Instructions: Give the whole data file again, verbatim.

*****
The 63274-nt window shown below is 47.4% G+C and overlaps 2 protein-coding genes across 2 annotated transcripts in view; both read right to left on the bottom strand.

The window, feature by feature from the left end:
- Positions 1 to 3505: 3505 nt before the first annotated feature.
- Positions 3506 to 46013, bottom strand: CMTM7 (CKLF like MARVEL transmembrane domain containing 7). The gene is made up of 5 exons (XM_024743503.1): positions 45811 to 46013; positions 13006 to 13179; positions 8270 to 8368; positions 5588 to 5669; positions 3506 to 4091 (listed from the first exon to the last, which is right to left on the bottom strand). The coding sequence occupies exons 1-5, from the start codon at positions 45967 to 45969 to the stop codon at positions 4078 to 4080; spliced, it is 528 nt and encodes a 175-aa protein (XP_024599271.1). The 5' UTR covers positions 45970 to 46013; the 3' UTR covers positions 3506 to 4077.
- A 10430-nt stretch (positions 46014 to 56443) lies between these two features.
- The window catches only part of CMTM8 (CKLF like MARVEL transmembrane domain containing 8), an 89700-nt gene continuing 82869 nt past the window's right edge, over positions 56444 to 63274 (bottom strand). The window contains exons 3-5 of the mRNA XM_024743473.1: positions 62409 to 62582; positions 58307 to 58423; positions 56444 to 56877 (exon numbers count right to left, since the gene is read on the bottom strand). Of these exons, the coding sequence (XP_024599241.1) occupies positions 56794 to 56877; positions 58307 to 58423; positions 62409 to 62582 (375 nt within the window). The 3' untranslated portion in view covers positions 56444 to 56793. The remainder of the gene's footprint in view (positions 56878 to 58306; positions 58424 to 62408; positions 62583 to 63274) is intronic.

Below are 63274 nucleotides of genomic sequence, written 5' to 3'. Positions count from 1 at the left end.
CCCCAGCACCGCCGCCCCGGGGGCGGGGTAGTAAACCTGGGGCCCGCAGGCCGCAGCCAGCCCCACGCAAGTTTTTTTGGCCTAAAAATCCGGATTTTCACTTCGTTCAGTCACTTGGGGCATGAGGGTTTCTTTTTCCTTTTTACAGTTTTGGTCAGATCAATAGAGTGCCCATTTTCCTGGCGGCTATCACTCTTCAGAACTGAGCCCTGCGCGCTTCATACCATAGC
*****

The 63274-nt window shown below is 47.4% G+C and overlaps 2 protein-coding genes across 2 annotated transcripts in view; both read right to left on the bottom strand.

The window, feature by feature from the left end:
- Positions 1 to 3505: 3505 nt before the first annotated feature.
- Positions 3506 to 46013, bottom strand: CMTM7 (CKLF like MARVEL transmembrane domain containing 7). The gene is made up of 5 exons (XM_024743503.1): positions 45811 to 46013; positions 13006 to 13179; positions 8270 to 8368; positions 5588 to 5669; positions 3506 to 4091 (listed from the first exon to the last, which is right to left on the bottom strand). The coding sequence occupies exons 1-5, from the start codon at positions 45967 to 45969 to the stop codon at positions 4078 to 4080; spliced, it is 528 nt and encodes a 175-aa protein (XP_024599271.1). The 5' UTR covers positions 45970 to 46013; the 3' UTR covers positions 3506 to 4077.
- A 10430-nt stretch (positions 46014 to 56443) lies between these two features.
- The window catches only part of CMTM8 (CKLF like MARVEL transmembrane domain containing 8), an 89700-nt gene continuing 82869 nt past the window's right edge, over positions 56444 to 63274 (bottom strand). The window contains exons 3-5 of the mRNA XM_024743473.1: positions 62409 to 62582; positions 58307 to 58423; positions 56444 to 56877 (exon numbers count right to left, since the gene is read on the bottom strand). Of these exons, the coding sequence (XP_024599241.1) occupies positions 56794 to 56877; positions 58307 to 58423; positions 62409 to 62582 (375 nt within the window). The 3' untranslated portion in view covers positions 56444 to 56793. The remainder of the gene's footprint in view (positions 56878 to 58306; positions 58424 to 62408; positions 62583 to 63274) is intronic.

Below are 63274 nucleotides of genomic sequence, written 5' to 3'. Positions count from 1 at the left end.
CCCCAGCACCGCCGCCCCGGGGGCGGGGTAGTAAACCTGGGGCCCGCAGGCCGCAGCCAGCCCCACGCAAGTTTTTTTGGCCTAAAAATCCGGATTTTCACTTCGTTCAGTCACTTGGGGCATGAGGGTTTCTTTTTCCTTTTTACAGTTTTGGTCAGATCAATAGAGTGCCCATTTTCCTGGCGGCTATCACTCTTCAGAACTGAGCCCTGCGCGCTTCATACCATAGC